The guy was as ugly as he looked rough.  But he was extremely fit, nearly seven feet tall, and was so well-built that one could count each muscle in his body.

Shankar said — Glad to meet you.

The guy said — You seem to be a darkie, perhaps from the East Indies.  Let’s go and play poker.

Annoyed, Shankar said — I am not interested in playing poker with you.  He had realised immediately that the guy was trying to rob him using poker as a ruse.  Poker is a cardgame used for gambling — Shankar had heard of it, but never even seen it.  He knew that in Nairobi, rascal gamblers used poker as an excuse to ruin new folks.  It was a kind of robbery.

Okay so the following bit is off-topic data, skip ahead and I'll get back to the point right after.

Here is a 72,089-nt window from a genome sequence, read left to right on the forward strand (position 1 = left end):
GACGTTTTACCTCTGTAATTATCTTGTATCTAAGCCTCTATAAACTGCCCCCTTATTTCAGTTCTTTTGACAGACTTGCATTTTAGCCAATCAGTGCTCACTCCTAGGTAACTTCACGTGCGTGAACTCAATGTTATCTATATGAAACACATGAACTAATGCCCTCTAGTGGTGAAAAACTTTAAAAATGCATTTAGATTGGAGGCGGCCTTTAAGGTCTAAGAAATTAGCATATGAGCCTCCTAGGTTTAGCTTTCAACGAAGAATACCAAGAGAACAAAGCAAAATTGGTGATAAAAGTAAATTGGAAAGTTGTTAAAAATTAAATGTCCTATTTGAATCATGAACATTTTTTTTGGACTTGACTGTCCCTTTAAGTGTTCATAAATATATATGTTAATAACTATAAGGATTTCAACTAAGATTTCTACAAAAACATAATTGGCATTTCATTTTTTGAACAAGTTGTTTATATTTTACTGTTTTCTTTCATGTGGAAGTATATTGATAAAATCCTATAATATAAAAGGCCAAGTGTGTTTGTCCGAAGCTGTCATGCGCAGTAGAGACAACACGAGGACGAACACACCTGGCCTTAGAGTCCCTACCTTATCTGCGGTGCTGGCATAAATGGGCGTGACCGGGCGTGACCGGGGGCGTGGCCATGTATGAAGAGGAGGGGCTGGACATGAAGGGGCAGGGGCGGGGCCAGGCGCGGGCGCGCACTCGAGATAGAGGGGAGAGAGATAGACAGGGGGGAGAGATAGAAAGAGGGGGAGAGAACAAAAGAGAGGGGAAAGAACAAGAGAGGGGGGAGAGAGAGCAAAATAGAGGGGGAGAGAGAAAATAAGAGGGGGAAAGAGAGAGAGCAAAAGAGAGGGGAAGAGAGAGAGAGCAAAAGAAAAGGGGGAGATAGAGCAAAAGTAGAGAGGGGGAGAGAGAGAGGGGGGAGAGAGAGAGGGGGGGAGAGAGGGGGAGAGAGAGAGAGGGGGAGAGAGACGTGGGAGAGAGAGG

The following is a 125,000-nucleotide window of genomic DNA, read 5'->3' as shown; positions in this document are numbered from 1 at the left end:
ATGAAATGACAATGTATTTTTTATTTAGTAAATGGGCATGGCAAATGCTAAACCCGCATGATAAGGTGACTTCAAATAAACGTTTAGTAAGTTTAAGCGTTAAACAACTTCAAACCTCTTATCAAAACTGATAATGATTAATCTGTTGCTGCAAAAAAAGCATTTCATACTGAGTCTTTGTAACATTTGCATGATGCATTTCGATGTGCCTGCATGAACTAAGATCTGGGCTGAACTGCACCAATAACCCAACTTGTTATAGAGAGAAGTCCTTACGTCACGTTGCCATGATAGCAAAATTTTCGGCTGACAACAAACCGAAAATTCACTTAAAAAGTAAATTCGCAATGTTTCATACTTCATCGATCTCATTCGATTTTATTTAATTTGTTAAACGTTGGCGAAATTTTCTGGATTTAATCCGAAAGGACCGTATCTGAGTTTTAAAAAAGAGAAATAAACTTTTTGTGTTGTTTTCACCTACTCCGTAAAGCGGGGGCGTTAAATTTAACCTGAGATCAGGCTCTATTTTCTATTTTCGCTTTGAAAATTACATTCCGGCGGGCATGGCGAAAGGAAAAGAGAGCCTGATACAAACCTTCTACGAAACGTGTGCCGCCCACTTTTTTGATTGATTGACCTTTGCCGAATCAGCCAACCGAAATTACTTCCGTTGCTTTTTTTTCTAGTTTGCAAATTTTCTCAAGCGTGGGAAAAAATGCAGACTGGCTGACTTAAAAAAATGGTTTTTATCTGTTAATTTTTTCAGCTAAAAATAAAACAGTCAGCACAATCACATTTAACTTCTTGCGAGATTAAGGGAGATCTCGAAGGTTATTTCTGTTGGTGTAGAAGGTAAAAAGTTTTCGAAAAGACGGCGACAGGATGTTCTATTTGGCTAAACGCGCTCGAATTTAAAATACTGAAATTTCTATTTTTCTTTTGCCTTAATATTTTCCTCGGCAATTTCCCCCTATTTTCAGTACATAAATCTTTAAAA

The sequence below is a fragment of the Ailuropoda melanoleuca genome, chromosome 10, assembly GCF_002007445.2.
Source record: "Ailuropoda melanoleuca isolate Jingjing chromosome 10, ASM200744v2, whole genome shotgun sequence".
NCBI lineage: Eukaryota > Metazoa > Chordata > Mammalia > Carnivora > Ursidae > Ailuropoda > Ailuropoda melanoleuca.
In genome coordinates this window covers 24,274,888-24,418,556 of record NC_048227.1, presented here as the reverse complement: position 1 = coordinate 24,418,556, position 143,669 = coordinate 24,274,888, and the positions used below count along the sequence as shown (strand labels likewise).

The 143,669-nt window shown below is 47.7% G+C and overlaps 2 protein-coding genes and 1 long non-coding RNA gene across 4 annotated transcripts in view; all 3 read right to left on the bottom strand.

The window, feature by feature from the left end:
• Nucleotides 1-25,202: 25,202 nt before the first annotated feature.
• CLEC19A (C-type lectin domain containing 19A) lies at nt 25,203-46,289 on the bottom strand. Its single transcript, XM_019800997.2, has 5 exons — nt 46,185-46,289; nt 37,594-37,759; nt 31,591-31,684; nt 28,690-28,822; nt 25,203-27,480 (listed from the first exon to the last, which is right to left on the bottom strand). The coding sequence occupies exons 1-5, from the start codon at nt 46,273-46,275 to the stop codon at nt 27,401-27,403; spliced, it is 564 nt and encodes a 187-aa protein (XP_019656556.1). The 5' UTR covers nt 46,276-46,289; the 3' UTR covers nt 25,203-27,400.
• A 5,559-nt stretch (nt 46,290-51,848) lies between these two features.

The Portuguese rascal was incensed by Shankar’s reply.  It was as if he could set fire with his eyes.  He came close, gritted his teeth, and said in a sarcastic tone — What?  What did you say, nigger?  You seem to be very cheeky for an East Indian.  For your own good I am telling you, Albuquerque has killed dozens of darkies like you with his revolver, as if they were clay pigeons.  Hear my rule.  Any newbie in Kabalo either plays poker with me, or fights a revolver duel with me. 

Shankar figured that a revolver fight with this rascal meant certain death.  The rascal was a crack-shot thug, whereas what was he?  He was a harmless railway clerk until yesterday.  But playing poker instead of fighting would mean losing everything.

It might have taken him half a minute or so to reply, and the guy took out the revolver from his leather holster, pointed to Shankar’s belly, and said — Fight or poker?

Blood shot to Shankar’s head.  He wouldn’t sebmit to brute force like a coward, even if it meant death.